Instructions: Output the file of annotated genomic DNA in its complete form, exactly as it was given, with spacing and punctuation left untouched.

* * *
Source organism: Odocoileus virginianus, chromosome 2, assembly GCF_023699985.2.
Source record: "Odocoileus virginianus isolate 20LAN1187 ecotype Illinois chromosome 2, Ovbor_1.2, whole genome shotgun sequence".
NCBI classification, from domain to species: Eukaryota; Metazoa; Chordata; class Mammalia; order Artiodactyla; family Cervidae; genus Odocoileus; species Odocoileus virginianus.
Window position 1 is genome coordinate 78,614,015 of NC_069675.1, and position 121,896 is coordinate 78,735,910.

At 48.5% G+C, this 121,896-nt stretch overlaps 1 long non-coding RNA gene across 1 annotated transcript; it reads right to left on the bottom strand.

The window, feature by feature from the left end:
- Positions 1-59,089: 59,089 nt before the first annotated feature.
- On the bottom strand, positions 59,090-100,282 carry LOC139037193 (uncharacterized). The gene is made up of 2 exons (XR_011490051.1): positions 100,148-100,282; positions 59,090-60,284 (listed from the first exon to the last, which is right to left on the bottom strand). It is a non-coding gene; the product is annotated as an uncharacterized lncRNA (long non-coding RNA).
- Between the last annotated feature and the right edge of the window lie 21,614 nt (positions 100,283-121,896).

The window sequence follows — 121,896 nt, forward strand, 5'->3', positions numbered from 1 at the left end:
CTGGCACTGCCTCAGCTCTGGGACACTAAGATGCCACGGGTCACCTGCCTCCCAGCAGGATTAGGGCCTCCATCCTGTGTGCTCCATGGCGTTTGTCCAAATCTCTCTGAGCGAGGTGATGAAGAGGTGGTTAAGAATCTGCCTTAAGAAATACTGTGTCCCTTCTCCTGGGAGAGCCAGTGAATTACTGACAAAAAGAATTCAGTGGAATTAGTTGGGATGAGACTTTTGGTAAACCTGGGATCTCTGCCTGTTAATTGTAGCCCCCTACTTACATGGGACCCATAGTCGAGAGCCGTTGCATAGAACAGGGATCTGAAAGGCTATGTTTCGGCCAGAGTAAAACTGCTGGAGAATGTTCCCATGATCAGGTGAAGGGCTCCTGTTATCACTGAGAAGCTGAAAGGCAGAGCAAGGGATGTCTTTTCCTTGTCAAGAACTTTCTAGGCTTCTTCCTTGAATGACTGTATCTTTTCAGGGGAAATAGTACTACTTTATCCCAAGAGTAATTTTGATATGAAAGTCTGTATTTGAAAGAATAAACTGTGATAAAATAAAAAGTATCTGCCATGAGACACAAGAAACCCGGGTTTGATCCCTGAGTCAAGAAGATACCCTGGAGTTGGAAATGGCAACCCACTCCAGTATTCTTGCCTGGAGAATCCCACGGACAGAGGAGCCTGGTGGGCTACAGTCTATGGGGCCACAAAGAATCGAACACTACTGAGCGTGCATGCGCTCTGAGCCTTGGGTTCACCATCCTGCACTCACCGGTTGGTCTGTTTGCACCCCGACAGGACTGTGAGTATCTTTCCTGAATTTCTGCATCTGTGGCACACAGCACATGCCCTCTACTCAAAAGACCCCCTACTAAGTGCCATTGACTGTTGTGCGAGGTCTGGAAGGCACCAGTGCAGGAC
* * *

Source organism: Odocoileus virginianus, chromosome 2, assembly GCF_023699985.2.
Source record: "Odocoileus virginianus isolate 20LAN1187 ecotype Illinois chromosome 2, Ovbor_1.2, whole genome shotgun sequence".
NCBI classification, from domain to species: Eukaryota; Metazoa; Chordata; class Mammalia; order Artiodactyla; family Cervidae; genus Odocoileus; species Odocoileus virginianus.
Window position 1 is genome coordinate 78,614,015 of NC_069675.1, and position 121,896 is coordinate 78,735,910.

At 48.5% G+C, this 121,896-nt stretch overlaps 1 long non-coding RNA gene across 1 annotated transcript; it reads right to left on the bottom strand.

The window, feature by feature from the left end:
- Positions 1-59,089: 59,089 nt before the first annotated feature.
- On the bottom strand, positions 59,090-100,282 carry LOC139037193 (uncharacterized). The gene is made up of 2 exons (XR_011490051.1): positions 100,148-100,282; positions 59,090-60,284 (listed from the first exon to the last, which is right to left on the bottom strand). It is a non-coding gene; the product is annotated as an uncharacterized lncRNA (long non-coding RNA).
- Between the last annotated feature and the right edge of the window lie 21,614 nt (positions 100,283-121,896).

The window sequence follows — 121,896 nt, forward strand, 5'->3', positions numbered from 1 at the left end:
CTGGCACTGCCTCAGCTCTGGGACACTAAGATGCCACGGGTCACCTGCCTCCCAGCAGGATTAGGGCCTCCATCCTGTGTGCTCCATGGCGTTTGTCCAAATCTCTCTGAGCGAGGTGATGAAGAGGTGGTTAAGAATCTGCCTTAAGAAATACTGTGTCCCTTCTCCTGGGAGAGCCAGTGAATTACTGACAAAAAGAATTCAGTGGAATTAGTTGGGATGAGACTTTTGGTAAACCTGGGATCTCTGCCTGTTAATTGTAGCCCCCTACTTACATGGGACCCATAGTCGAGAGCCGTTGCATAGAACAGGGATCTGAAAGGCTATGTTTCGGCCAGAGTAAAACTGCTGGAGAATGTTCCCATGATCAGGTGAAGGGCTCCTGTTATCACTGAGAAGCTGAAAGGCAGAGCAAGGGATGTCTTTTCCTTGTCAAGAACTTTCTAGGCTTCTTCCTTGAATGACTGTATCTTTTCAGGGGAAATAGTACTACTTTATCCCAAGAGTAATTTTGATATGAAAGTCTGTATTTGAAAGAATAAACTGTGATAAAATAAAAAGTATCTGCCATGAGACACAAGAAACCCGGGTTTGATCCCTGAGTCAAGAAGATACCCTGGAGTTGGAAATGGCAACCCACTCCAGTATTCTTGCCTGGAGAATCCCACGGACAGAGGAGCCTGGTGGGCTACAGTCTATGGGGCCACAAAGAATCGAACACTACTGAGCGTGCATGCGCTCTGAGCCTTGGGTTCACCATCCTGCACTCACCGGTTGGTCTGTTTGCACCCCGACAGGACTGTGAGTATCTTTCCTGAATTTCTGCATCTGTGGCACACAGCACATGCCCTCTACTCAAAAGACCCCCTACTAAGTGCCATTGACTGTTGTGCGAGGTCTGGAAGGCACCAGTGCAGGAC